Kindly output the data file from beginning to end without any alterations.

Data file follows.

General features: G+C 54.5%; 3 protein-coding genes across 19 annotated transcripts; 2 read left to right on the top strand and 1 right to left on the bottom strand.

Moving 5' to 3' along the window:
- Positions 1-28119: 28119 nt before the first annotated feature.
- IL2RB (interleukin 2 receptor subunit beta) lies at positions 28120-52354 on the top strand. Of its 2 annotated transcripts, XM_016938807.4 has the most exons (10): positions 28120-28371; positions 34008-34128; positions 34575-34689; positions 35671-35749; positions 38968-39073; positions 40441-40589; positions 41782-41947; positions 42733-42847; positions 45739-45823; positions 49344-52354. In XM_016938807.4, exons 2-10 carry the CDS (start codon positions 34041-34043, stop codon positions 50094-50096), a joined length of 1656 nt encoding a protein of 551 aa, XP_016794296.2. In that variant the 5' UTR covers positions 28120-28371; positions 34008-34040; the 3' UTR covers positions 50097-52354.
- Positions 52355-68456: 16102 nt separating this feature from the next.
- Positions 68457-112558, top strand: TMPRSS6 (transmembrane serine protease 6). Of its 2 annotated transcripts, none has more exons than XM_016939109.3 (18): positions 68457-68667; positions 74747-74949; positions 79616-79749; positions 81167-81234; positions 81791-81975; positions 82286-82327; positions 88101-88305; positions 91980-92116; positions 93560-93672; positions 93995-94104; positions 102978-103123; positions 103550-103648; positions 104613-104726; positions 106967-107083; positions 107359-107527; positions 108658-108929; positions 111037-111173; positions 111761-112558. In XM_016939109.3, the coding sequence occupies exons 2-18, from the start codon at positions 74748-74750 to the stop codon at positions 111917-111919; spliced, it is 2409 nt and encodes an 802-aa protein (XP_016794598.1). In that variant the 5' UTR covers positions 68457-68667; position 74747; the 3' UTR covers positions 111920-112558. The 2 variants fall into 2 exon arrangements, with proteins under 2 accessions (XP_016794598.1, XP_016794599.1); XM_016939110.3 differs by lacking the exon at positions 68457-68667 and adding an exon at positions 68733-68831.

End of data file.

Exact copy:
General features: G+C 54.5%; 3 protein-coding genes across 19 annotated transcripts; 2 read left to right on the top strand and 1 right to left on the bottom strand.

Moving 5' to 3' along the window:
- Positions 1-28119: 28119 nt before the first annotated feature.
- IL2RB (interleukin 2 receptor subunit beta) lies at positions 28120-52354 on the top strand. Of its 2 annotated transcripts, XM_016938807.4 has the most exons (10): positions 28120-28371; positions 34008-34128; positions 34575-34689; positions 35671-35749; positions 38968-39073; positions 40441-40589; positions 41782-41947; positions 42733-42847; positions 45739-45823; positions 49344-52354. In XM_016938807.4, exons 2-10 carry the CDS (start codon positions 34041-34043, stop codon positions 50094-50096), a joined length of 1656 nt encoding a protein of 551 aa, XP_016794296.2. In that variant the 5' UTR covers positions 28120-28371; positions 34008-34040; the 3' UTR covers positions 50097-52354.
- Positions 52355-68456: 16102 nt separating this feature from the next.
- Positions 68457-112558, top strand: TMPRSS6 (transmembrane serine protease 6). Of its 2 annotated transcripts, none has more exons than XM_016939109.3 (18): positions 68457-68667; positions 74747-74949; positions 79616-79749; positions 81167-81234; positions 81791-81975; positions 82286-82327; positions 88101-88305; positions 91980-92116; positions 93560-93672; positions 93995-94104; positions 102978-103123; positions 103550-103648; positions 104613-104726; positions 106967-107083; positions 107359-107527; positions 108658-108929; positions 111037-111173; positions 111761-112558. In XM_016939109.3, the coding sequence occupies exons 2-18, from the start codon at positions 74748-74750 to the stop codon at positions 111917-111919; spliced, it is 2409 nt and encodes an 802-aa protein (XP_016794598.1). In that variant the 5' UTR covers positions 68457-68667; position 74747; the 3' UTR covers positions 111920-112558. The 2 variants fall into 2 exon arrangements, with proteins under 2 accessions (XP_016794598.1, XP_016794599.1); XM_016939110.3 differs by lacking the exon at positions 68457-68667 and adding an exon at positions 68733-68831.